Citing your sources is important for a variety of reasons, including:
- It gives credit to the authors of the sources you used
- It provides your reader with more information about your sources
- It shows your credibility
- It prevents plagiarism!
The easiest way to prevent plagiarism is by correctly noting your sources during research and citing your sources in your writing and presentations.
According to the ERAU Student Handbook (2017-2018),
Students may not plagiarize as it is an act of academic dishonesty and is defined as taking the ideas, writings, and/or words of another and representing them as one’s own. Two common forms of plagiarism involve the use of written or oral work of another person without giving proper acknowledgment and the use of the work of another person as one’s own. Over-sharing, which is copying numerical solutions, code, or lab experiments outside of collaborative assignments, is also considered plagiarism (p. 25 - 26).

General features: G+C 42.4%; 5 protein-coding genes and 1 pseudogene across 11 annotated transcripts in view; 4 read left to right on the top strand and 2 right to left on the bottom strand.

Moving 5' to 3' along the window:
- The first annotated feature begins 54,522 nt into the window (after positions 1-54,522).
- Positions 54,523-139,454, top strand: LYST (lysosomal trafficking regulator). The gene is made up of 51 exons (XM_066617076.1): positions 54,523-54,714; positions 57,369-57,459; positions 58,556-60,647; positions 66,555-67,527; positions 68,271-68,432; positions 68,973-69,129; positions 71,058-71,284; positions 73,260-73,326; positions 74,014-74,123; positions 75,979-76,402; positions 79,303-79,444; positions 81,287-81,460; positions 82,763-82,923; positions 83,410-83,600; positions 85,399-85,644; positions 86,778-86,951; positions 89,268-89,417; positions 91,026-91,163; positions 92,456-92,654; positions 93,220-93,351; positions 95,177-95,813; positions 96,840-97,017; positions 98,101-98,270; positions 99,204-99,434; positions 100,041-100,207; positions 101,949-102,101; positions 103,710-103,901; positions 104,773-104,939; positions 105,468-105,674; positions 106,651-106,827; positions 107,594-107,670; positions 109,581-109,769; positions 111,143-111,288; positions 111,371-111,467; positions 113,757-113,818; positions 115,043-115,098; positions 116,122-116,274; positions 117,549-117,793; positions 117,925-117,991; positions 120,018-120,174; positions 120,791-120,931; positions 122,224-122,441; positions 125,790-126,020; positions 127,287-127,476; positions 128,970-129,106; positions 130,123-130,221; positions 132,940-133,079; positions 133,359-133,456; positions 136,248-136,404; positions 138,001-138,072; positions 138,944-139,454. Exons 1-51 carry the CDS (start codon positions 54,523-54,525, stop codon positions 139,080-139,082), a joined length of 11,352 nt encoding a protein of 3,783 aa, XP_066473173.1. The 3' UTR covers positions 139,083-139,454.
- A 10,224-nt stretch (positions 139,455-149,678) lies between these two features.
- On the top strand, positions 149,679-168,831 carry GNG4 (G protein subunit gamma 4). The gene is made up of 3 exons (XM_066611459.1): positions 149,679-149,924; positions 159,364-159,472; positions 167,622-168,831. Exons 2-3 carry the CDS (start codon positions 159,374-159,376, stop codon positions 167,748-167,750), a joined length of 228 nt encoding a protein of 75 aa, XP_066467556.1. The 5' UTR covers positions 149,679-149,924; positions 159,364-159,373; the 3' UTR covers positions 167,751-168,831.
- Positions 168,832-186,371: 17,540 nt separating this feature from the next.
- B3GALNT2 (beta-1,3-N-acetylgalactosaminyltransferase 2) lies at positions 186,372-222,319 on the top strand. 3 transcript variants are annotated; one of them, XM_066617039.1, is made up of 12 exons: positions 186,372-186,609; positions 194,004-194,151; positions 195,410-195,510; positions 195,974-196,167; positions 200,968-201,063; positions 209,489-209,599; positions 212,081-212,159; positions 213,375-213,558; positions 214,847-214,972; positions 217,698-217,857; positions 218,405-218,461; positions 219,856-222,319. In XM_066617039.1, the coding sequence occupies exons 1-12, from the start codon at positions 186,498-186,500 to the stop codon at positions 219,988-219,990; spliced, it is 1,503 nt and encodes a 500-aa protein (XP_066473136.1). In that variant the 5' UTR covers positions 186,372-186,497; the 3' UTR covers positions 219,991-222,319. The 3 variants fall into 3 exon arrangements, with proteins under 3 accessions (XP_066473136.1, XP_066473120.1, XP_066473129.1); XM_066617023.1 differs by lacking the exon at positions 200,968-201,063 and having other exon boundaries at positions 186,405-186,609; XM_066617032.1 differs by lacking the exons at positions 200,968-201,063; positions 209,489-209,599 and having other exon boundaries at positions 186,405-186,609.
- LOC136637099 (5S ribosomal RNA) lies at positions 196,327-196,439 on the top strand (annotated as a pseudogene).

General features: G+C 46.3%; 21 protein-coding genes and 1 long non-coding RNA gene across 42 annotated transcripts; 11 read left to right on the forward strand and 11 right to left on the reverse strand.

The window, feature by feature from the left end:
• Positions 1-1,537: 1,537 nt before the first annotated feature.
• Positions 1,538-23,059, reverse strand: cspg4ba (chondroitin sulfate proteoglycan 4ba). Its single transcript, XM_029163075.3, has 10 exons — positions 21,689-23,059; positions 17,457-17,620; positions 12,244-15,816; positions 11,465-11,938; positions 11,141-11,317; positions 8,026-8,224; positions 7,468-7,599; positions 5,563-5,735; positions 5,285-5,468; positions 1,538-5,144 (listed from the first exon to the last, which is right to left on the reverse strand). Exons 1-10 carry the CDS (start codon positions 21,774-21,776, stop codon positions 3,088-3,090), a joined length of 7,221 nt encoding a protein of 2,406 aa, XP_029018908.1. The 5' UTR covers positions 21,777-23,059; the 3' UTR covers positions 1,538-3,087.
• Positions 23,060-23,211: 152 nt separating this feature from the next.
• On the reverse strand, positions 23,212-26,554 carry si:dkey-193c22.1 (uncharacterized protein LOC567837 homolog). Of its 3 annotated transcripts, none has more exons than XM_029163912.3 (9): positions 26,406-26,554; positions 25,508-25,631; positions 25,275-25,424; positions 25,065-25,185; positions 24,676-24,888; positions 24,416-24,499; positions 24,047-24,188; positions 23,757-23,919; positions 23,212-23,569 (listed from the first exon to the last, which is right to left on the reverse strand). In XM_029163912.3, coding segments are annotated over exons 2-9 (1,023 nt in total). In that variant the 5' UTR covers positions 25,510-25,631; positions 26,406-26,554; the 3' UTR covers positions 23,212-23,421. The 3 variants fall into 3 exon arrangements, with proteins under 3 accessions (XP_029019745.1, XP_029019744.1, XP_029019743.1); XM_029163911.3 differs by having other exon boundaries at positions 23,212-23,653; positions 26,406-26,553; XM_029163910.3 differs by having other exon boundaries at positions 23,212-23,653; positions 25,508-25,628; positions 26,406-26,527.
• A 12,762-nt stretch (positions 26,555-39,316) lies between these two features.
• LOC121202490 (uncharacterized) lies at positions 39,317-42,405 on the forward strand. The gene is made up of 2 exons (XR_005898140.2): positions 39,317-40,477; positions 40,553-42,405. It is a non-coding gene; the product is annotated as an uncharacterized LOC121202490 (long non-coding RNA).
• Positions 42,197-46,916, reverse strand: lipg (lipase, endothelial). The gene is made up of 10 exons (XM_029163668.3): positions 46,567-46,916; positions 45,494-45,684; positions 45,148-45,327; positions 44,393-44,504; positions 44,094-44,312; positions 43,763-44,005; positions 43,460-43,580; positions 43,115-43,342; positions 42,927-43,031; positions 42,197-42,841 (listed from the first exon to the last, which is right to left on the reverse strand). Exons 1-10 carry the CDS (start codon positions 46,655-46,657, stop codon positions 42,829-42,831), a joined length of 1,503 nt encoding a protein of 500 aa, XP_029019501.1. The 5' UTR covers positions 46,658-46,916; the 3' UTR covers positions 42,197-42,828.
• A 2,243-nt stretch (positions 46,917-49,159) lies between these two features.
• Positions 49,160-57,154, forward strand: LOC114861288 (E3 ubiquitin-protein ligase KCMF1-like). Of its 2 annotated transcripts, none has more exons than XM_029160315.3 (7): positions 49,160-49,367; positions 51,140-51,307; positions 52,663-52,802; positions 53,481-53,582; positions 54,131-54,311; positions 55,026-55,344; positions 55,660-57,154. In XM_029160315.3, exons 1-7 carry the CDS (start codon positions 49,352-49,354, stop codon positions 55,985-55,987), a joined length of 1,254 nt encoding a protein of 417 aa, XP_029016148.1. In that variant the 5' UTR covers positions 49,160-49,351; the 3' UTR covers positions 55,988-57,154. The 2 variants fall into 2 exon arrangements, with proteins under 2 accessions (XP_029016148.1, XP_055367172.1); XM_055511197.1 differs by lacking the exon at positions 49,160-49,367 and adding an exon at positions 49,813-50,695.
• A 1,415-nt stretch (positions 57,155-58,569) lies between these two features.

When to cite your sources
- When you use an exact quote
- When you restate or paraphrase an idea from a resource
- When you summarize a work
- All sources you use should be included in the References page, except those mentioned in Sections 6.18 and 6.20 of the Publication Manual of the American Psychological Association (6th ed.)